By Cherri Gregg
PHILADELPHIA (CBS) — As the death toll from the Ebola virus in West Africa closed in on 900 people, religious leaders in Philadelphia’s Liberian community have come together to lend support for the scores of victims in their home country.READ MORE: Jeffrey Stepien Charged With Murder After Beating To Death Samantha Maag With Pipe Inside Old City Office Building
“This has been a rough year,” says Nora Solo. “The children died in the fire, and the funeral is the 16th. And then Ebola is going on.”
Solo was one of several Liberian immigrants who sat in the sanctuary of Victory Harvest Fellowship International Church, on South 59th Street, praying and singing as part of a three-day fast and prayer vigil for Liberia.
The theme of the vigil: Ebola Must Go.
“Liberians are worried for the people back home, and we are crying every day. We ask that you pray for us,” Solo says.READ MORE: Bobby Henon Resigns From Philadelphia City Council 2 Months After Bribery Conviction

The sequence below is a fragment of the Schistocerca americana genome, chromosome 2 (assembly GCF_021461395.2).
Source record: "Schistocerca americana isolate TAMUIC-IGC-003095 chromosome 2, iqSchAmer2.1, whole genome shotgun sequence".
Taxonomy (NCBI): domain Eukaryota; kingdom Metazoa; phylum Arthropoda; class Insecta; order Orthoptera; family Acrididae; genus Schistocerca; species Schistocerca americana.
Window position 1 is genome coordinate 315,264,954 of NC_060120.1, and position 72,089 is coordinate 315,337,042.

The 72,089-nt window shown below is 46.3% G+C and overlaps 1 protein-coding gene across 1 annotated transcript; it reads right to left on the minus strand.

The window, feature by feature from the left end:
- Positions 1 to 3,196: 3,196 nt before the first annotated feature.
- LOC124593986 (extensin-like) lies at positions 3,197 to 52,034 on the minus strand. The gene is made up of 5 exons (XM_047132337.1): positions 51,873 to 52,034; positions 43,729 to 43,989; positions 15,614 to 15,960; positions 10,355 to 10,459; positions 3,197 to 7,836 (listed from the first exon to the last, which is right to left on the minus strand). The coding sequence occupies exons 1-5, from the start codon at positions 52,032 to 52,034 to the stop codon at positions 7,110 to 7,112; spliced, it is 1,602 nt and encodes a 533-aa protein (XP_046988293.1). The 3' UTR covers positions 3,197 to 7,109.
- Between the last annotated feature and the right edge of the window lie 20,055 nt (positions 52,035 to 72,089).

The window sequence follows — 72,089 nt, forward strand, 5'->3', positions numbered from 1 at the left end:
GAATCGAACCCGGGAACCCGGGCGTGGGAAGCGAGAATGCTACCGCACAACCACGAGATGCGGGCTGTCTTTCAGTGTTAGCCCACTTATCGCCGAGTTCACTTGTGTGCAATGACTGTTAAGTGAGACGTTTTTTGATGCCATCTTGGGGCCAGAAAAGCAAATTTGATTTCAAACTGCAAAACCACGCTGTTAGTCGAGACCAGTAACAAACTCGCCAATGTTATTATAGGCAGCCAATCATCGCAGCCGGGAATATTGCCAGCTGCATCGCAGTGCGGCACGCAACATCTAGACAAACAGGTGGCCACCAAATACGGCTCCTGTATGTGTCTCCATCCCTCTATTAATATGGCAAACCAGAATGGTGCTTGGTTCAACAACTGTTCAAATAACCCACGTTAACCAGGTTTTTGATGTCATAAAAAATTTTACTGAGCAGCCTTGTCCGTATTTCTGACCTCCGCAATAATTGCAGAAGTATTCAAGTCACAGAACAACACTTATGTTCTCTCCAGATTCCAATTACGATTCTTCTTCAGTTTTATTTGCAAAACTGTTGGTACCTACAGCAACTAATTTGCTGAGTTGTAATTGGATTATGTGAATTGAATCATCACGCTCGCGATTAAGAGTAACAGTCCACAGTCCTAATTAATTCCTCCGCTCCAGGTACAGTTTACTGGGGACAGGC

“These are people with family members back there in Liberia, and relatives, friends, and loved ones,” notes
Pastor Anthony Sengbe, a member of the Liberian Ministers Association of the Delaware Valley.
He has opened his church from 6am to 6pm for prayer and for in-kind donations. Among the items being sought are gloves, masks, and hand sanitizer to send overseas.
“Whenever something happens to one, it’s not just about that person, but about everybody,” he says.
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